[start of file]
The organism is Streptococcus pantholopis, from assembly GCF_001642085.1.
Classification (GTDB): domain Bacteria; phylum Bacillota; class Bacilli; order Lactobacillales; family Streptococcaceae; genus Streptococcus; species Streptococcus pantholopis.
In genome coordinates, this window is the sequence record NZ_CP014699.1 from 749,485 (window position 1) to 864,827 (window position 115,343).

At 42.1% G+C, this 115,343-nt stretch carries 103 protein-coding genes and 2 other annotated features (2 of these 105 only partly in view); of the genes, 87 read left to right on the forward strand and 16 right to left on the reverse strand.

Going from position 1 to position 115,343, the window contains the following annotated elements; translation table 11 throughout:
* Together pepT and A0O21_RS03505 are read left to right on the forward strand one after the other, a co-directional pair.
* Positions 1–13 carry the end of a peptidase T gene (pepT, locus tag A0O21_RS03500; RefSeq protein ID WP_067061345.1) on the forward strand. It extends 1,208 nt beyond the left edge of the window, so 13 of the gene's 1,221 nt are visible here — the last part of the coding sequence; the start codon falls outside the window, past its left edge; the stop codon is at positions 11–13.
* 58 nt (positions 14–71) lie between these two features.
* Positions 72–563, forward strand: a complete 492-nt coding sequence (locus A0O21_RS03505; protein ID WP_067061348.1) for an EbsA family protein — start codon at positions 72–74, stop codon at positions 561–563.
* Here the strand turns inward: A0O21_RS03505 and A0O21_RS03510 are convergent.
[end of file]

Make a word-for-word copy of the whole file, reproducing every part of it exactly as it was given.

The organism is Streptococcus pantholopis, from assembly GCF_001642085.1.
Classification (GTDB): domain Bacteria; phylum Bacillota; class Bacilli; order Lactobacillales; family Streptococcaceae; genus Streptococcus; species Streptococcus pantholopis.
In genome coordinates, this window is the sequence record NZ_CP014699.1 from 749,485 (window position 1) to 864,827 (window position 115,343).

At 42.1% G+C, this 115,343-nt stretch carries 103 protein-coding genes and 2 other annotated features (2 of these 105 only partly in view); of the genes, 87 read left to right on the forward strand and 16 right to left on the reverse strand.

Going from position 1 to position 115,343, the window contains the following annotated elements; translation table 11 throughout:
* Together pepT and A0O21_RS03505 are read left to right on the forward strand one after the other, a co-directional pair.
* Positions 1–13 carry the end of a peptidase T gene (pepT, locus tag A0O21_RS03500; RefSeq protein ID WP_067061345.1) on the forward strand. It extends 1,208 nt beyond the left edge of the window, so 13 of the gene's 1,221 nt are visible here — the last part of the coding sequence; the start codon falls outside the window, past its left edge; the stop codon is at positions 11–13.
* 58 nt (positions 14–71) lie between these two features.
* Positions 72–563, forward strand: a complete 492-nt coding sequence (locus A0O21_RS03505; protein ID WP_067061348.1) for an EbsA family protein — start codon at positions 72–74, stop codon at positions 561–563.
* Here the strand turns inward: A0O21_RS03505 and A0O21_RS03510 are convergent.